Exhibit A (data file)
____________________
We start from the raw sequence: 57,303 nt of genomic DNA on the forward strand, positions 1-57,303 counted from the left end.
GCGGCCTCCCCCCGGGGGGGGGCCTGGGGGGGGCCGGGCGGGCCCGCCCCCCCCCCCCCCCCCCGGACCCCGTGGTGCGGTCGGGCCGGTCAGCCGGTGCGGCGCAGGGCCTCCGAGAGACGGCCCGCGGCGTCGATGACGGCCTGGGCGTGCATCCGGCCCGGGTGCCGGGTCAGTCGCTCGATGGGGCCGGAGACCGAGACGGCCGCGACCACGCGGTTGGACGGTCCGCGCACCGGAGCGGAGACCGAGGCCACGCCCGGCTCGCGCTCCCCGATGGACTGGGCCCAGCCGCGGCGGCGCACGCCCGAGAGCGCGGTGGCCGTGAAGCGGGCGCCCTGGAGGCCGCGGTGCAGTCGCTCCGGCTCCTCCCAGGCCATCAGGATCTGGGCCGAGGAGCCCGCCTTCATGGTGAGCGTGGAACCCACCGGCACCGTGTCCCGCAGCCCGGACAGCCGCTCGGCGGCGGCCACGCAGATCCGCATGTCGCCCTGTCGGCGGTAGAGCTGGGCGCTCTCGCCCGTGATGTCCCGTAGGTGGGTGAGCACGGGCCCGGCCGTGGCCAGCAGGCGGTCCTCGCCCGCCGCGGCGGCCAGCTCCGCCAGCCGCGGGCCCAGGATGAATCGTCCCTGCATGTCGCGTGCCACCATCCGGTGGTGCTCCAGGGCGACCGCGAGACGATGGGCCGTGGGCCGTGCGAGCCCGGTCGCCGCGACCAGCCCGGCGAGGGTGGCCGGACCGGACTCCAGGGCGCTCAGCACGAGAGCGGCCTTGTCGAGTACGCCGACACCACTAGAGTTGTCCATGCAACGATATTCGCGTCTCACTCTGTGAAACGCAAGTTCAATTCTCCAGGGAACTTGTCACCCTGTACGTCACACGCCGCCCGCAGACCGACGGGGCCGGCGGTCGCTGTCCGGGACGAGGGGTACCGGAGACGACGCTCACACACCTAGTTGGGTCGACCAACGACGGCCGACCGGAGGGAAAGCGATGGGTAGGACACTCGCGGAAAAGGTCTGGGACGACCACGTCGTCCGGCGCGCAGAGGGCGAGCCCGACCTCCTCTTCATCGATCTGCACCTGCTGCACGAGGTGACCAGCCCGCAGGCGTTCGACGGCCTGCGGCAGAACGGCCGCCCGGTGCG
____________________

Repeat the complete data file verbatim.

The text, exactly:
We start from the raw sequence: 57,303 nt of genomic DNA on the forward strand, positions 1-57,303 counted from the left end.
GCGGCCTCCCCCCGGGGGGGGGCCTGGGGGGGGCCGGGCGGGCCCGCCCCCCCCCCCCCCCCCCGGACCCCGTGGTGCGGTCGGGCCGGTCAGCCGGTGCGGCGCAGGGCCTCCGAGAGACGGCCCGCGGCGTCGATGACGGCCTGGGCGTGCATCCGGCCCGGGTGCCGGGTCAGTCGCTCGATGGGGCCGGAGACCGAGACGGCCGCGACCACGCGGTTGGACGGTCCGCGCACCGGAGCGGAGACCGAGGCCACGCCCGGCTCGCGCTCCCCGATGGACTGGGCCCAGCCGCGGCGGCGCACGCCCGAGAGCGCGGTGGCCGTGAAGCGGGCGCCCTGGAGGCCGCGGTGCAGTCGCTCCGGCTCCTCCCAGGCCATCAGGATCTGGGCCGAGGAGCCCGCCTTCATGGTGAGCGTGGAACCCACCGGCACCGTGTCCCGCAGCCCGGACAGCCGCTCGGCGGCGGCCACGCAGATCCGCATGTCGCCCTGTCGGCGGTAGAGCTGGGCGCTCTCGCCCGTGATGTCCCGTAGGTGGGTGAGCACGGGCCCGGCCGTGGCCAGCAGGCGGTCCTCGCCCGCCGCGGCGGCCAGCTCCGCCAGCCGCGGGCCCAGGATGAATCGTCCCTGCATGTCGCGTGCCACCATCCGGTGGTGCTCCAGGGCGACCGCGAGACGATGGGCCGTGGGCCGTGCGAGCCCGGTCGCCGCGACCAGCCCGGCGAGGGTGGCCGGACCGGACTCCAGGGCGCTCAGCACGAGAGCGGCCTTGTCGAGTACGCCGACACCACTAGAGTTGTCCATGCAACGATATTCGCGTCTCACTCTGTGAAACGCAAGTTCAATTCTCCAGGGAACTTGTCACCCTGTACGTCACACGCCGCCCGCAGACCGACGGGGCCGGCGGTCGCTGTCCGGGACGAGGGGTACCGGAGACGACGCTCACACACCTAGTTGGGTCGACCAACGACGGCCGACCGGAGGGAAAGCGATGGGTAGGACACTCGCGGAAAAGGTCTGGGACGACCACGTCGTCCGGCGCGCAGAGGGCGAGCCCGACCTCCTCTTCATCGATCTGCACCTGCTGCACGAGGTGACCAGCCCGCAGGCGTTCGACGGCCTGCGGCAGAACGGCCGCCCGGTGCG